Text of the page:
A bubbly New Year’s Eve

2010 has been a pretty tough year given all the nasty political battles and continuing economic uncertainty.  I, for one, will be happy to bid it adieu Friday night.

To toast the arrival of 2011, I’ve come up with a new cocktail – one that brings together the old and the new with a dash of gin, a multitude of tiny bubbles and the lively spark of pomegranate.  It began as a French 75, the World War I favorite of the Lost Generation of Hemingway and Fitzgerald.

My family is calling this variation the Ruby Bullet.  Paired with hot, puffy gougeres, it’s bound to enliven any New Year’s Eve celebration.

Just as potent as the French 75, which drew its name from a French howitzer, the Ruby Bullet calls for fresh pomegranate juice to replace the lemon juice in the original.  If you can’t find freshly squeezed juice and don’t want to prepare your own, pomegranate liqueur will work in a pinch.

We experimented, too, with substituting vodka for the gin specified in the version first served at Harry’s New York Bar in Paris. Ultimately, though, we decided to stick with gin, which offers a complex  herbal  backdrop for the exotic fruit.   We also opted for inexpensive Spanish cava rather than pricey champagne from France.

Since every cocktail deserves a complementary nibble, I’m also sharing a recipe for black pepper and thyme gougeres.  It comes straight out of “Tartine,” by renowned San Francisco bakers Elisabeth Pruett and Chad Robertson (Chronicle Books, 2006).  One really shouldn’t mess with perfection.

The only change I’ve made is to portion the dough out onto the baking sheets with a 1 tablespoon cookie scoop.   That’s far easier for most home cooks to manage than piping the dough through a pastry bag.  The cheesy puffs bake up beautifully and taste just as great as they look.

A couple of these tasty gougeres and a flute of Ruby Bullet will cast even 2010 in a rosy light.

Makes 1

2 ounces gin or vodka
1½ ounces pomegranate juice or liqueur
½ ounce simple syrup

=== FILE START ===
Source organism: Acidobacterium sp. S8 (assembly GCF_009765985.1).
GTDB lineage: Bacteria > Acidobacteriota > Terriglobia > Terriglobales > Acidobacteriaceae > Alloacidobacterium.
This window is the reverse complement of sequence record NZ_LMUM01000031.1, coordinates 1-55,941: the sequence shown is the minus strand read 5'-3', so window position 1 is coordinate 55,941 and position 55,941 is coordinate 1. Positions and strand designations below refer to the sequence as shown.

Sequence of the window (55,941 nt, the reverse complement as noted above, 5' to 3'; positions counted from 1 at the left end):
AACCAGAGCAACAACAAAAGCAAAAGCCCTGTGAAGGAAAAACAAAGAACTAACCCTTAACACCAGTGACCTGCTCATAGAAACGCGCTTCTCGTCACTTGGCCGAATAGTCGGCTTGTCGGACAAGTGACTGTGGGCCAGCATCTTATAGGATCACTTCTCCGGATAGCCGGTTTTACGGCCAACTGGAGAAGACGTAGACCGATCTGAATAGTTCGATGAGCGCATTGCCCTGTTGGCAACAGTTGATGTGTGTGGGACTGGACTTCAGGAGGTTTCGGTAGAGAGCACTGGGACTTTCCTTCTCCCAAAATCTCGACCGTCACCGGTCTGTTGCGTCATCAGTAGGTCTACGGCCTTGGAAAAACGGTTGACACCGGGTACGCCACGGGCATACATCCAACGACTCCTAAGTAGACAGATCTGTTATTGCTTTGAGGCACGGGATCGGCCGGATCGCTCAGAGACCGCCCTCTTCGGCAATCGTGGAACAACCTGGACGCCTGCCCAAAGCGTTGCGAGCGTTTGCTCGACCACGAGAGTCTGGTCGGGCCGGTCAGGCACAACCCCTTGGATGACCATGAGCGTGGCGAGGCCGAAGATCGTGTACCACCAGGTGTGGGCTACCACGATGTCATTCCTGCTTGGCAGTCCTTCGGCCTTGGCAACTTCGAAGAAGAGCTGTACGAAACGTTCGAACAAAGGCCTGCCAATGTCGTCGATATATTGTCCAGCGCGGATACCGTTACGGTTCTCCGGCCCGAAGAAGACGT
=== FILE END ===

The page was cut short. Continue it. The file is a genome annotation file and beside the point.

Sparkling wine (preferably Spanish cava)

Place gin, pomegranate juice, and simple syrup in a cocktail shaker.  Fill shaker half way with ice cubes.  Shake vigorously and strain into chilled champagne flute.  Top off with sparkling wine.

Aleta Watson

Makes about 3 dozen

1¼ cups nonfat milk
10 tablespoons unsalted butter
1 teaspoon plus a pinch of salt, divided use
1 cup all-purpose flour
6 large eggs, divided use
¾ cup Gruyere cheese plus more for sprinkling
1 teaspoon freshly ground black pepper
1 tablespoon minced fresh thyme

Preheat oven to 350 degrees.  Line a couple of baking sheets with parchment paper or silicon mats.

Combine milk, butter and 1 teaspoon salt in a large, heavy saucepan and cook over medium heat until the mixture comes to a full boil and the butter melts.  Add flour all at once, stirring with a wooden spoon until the mixture comes together and pulls away from the sides of the pan, about 3 minutes.  The mixture should be very smooth and some of the moisture should have evaporated.

Pour the cooked paste into the work bowl of a stand mixer fitted with a paddle.  With the mixer running on medium speed, add 5 of the eggs – one at a time – mixing well between each addition to create a thick and shiny batter.  Using a rubber spatula, mix in ¾ cup grated cheese, pepper and thyme by hand.

Spoon out tablespoon-sized mounds onto the prepared baking sheets, spacing mounds about 1½ inches apart.

In a small bowl, beat the remaining egg with pinch of salt.  Brush the top of each pastry with egg wash and sprinkle with a little of the grated cheese.

Bake until the gougeres have puffed and browned, about 25 minutes.  They should feel light for their size.

Serve hot, warm or at room temperature. May be recrisped in a 360 degree oven for 5 minutes.

Alternatively, prepare gougeres through the placement on the baking sheet and place pan in freezer until the pastries are firm.  Remove from baking pan, transfer to an airtight container, and keep frozen for up to a month.  When you’re ready to serve, place frozen pastries on baking sheet, brush with egg wash, sprinkle with cheese and bake as instructed above.  Baking time for frozen gougeres must increase about 10 minutes.

Adapted from “Tartine,” by Elisabeth M. Prueitt and Chad Robertson (Chronicle Books, 2006)

4 thoughts on “A bubbly New Year’s Eve”

  1. Aleta, I can’t wait to try this twist on the French 75, a drink I really love. Thanks for coming up with it. I’ll let you know how I do with the cocktail.


    1. Jaimie, I hope you enjoy it. The pomegranate offers the same tart, refreshing quality as lemon juice. Just be careful. We couldn’t test more than a couple of variations (splitting the drinks) at each session. 🙂

  2. I felt myself a kitchen genius when I dreamed up a way to pipe gougeres without a pastry bag – I put the dough into a ziploc and then snipped off a corner of the bag. I’m CERTAIN I’m the first person to think of that! Right?!

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